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Amie Warwick


Focus On The Now

Posted On:05-Oct-2019/11:08 am

I’m a worrier, I can’t help it. I worry and stress about any little thing until it either happens or doesn’t. Whether it’s going to a doctor’s appointment during the week, or life-altering things like the future, I am pretty much in a constant state of worry. This may be one of my worst traits. Stress and worry are terrible things that will gnaw at you until you whittled down liked a stick. It can lower your immune system, cause depression, illness, and even death. I have made it my mission this year to try and stress/worry less. Of course, this is easier said than done. Worrying about something isn’t really a conscious thing – worry settles itself in your stomach and takes over your mind without you even realizing it. Here are my thoughts about how to let go of stress and (at least try) to worry less.

The thing about worrying is that it accomplishes nothing. Whether something bad happens to us or not, worrying about it will not affect the likeliness of it happening. Of course, being prepared for tragedy can be useful. Setting up an escape plan/route in case of a house fire is a useful kind of worry that could save your life. I’m not talking about this level of preparedness. When I say “worry” I’m referring to the kind that, despite any preparation, still eats at you in fear of it happening.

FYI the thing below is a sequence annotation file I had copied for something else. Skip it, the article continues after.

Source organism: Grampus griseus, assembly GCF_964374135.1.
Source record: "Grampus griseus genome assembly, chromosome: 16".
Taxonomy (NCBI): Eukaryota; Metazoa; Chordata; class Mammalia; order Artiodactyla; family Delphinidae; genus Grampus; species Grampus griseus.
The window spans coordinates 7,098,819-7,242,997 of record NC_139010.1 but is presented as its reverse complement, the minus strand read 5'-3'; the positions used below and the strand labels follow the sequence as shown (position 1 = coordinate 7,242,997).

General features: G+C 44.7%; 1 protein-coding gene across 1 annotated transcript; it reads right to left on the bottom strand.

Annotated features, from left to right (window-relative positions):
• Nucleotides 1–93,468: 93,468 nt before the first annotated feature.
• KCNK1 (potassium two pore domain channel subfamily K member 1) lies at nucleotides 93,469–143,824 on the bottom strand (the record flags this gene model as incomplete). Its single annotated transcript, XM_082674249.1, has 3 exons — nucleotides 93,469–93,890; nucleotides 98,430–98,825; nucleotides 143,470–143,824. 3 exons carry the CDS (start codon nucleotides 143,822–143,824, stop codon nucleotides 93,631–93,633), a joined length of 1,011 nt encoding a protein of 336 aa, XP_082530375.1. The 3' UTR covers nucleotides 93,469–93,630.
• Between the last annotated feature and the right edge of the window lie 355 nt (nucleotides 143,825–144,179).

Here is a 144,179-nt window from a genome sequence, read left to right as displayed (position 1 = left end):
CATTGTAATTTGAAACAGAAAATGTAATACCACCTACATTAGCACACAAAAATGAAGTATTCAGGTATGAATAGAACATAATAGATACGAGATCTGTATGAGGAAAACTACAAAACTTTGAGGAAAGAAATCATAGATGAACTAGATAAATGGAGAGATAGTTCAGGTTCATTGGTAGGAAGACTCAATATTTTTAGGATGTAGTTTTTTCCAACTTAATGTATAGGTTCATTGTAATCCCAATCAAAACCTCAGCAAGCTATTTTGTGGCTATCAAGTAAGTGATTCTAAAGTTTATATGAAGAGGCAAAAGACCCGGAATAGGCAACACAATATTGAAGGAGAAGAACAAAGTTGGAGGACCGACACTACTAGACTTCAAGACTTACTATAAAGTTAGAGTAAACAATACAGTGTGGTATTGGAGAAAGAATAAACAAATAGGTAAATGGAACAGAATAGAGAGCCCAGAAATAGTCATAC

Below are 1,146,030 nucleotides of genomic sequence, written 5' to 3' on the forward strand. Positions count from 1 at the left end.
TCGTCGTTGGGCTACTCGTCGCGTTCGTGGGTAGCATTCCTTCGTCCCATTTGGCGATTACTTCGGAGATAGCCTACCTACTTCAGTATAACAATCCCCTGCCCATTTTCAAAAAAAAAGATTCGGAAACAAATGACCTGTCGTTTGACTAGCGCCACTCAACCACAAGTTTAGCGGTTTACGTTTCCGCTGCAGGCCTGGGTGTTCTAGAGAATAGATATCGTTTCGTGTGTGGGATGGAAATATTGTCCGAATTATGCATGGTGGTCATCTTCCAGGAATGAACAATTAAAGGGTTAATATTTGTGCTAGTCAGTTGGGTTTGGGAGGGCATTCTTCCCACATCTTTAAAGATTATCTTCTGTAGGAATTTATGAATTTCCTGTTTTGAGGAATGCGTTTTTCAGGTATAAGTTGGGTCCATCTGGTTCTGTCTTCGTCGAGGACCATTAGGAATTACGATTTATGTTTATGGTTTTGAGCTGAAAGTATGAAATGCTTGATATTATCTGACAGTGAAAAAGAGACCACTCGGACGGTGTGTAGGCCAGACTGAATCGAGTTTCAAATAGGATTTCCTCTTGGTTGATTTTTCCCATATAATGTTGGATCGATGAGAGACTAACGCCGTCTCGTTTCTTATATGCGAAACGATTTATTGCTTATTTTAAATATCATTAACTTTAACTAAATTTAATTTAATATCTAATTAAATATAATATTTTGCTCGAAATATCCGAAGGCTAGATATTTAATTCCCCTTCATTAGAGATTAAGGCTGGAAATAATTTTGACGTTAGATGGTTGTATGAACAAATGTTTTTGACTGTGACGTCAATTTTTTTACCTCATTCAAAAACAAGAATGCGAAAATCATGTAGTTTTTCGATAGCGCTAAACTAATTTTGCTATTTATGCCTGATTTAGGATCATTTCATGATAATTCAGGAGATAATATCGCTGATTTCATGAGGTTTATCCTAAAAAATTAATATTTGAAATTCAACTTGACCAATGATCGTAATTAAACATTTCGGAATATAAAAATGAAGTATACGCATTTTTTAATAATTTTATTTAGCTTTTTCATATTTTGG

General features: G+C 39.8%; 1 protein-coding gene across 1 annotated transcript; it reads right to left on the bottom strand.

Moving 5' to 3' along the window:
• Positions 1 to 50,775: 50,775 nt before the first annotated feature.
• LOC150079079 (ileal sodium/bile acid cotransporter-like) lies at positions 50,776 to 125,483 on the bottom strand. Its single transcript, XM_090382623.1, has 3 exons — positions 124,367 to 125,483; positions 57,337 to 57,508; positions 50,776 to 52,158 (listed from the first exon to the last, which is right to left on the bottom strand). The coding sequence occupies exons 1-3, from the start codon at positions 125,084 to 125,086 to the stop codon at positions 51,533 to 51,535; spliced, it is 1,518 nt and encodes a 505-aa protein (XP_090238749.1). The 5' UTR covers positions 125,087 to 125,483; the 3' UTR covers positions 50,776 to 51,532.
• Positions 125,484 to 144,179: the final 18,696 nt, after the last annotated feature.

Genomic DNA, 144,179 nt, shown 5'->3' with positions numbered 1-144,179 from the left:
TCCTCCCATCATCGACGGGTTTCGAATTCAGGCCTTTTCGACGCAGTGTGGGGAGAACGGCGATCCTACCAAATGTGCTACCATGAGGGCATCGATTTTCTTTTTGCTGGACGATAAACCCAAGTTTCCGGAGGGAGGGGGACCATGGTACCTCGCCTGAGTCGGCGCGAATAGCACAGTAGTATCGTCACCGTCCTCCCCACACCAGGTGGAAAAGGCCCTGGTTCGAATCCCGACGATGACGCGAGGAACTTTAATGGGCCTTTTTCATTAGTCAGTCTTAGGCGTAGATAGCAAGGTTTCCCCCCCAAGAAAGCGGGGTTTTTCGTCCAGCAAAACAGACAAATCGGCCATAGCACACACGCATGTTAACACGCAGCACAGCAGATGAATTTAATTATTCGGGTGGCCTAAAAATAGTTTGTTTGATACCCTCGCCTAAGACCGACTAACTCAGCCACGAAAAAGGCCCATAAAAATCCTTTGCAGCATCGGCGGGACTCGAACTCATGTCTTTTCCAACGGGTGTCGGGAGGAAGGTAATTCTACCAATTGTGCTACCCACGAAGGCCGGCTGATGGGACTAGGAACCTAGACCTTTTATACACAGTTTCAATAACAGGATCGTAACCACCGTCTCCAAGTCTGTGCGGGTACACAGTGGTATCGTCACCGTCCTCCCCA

For example, imagine you have the most important presentation of your work life tomorrow. Being prepared means you have spent the last week getting yourself into the right mindset – you have taken the time to make sure you know and fully understand the content, and you have organized your presentation materials for the upcoming day. But “worry” is staying up all night thinking about what would happen if you have a meltdown on the podium or chewing your fingernails thinking about what your boss will think of your presentation. This kind of worry will not change the outcome of your talk – if anything, it might make it worse, because now you’re sleep-deprived and “strung out”. Instead, try focusing on the now. Focus on how prepared you are and the fact that you will be the expert in the room. Dwelling on what might happen will only cause stress-related issues.                                                                                    

I understand that worry isn’t really something that can be switched off, especially when it’s related to anxiety. The point I am making is that in anxiety provoking moments, we need to try and focus our mind on the now, rather than the future; take a deep breath and let yourself relax so your talents can shine. However, if your worry/stress is affecting your life to dangerous levels, please seek professional help.

The reality of life is that bad things will happen. Great tragedy and minor inconveniences will happen with or without our worrying. But worrying about something bad happening won’t stop it from happening. All worrying accomplishes is making you miserable until the bad thing inevitably happens or doesn’t happen. But sometimes it can’t be helped. So, let yourself worry but don’t let it take over your life; instead of being hunkered down, worrying about all things great and small, just remember to enjoy the here and now, and not worry about the future.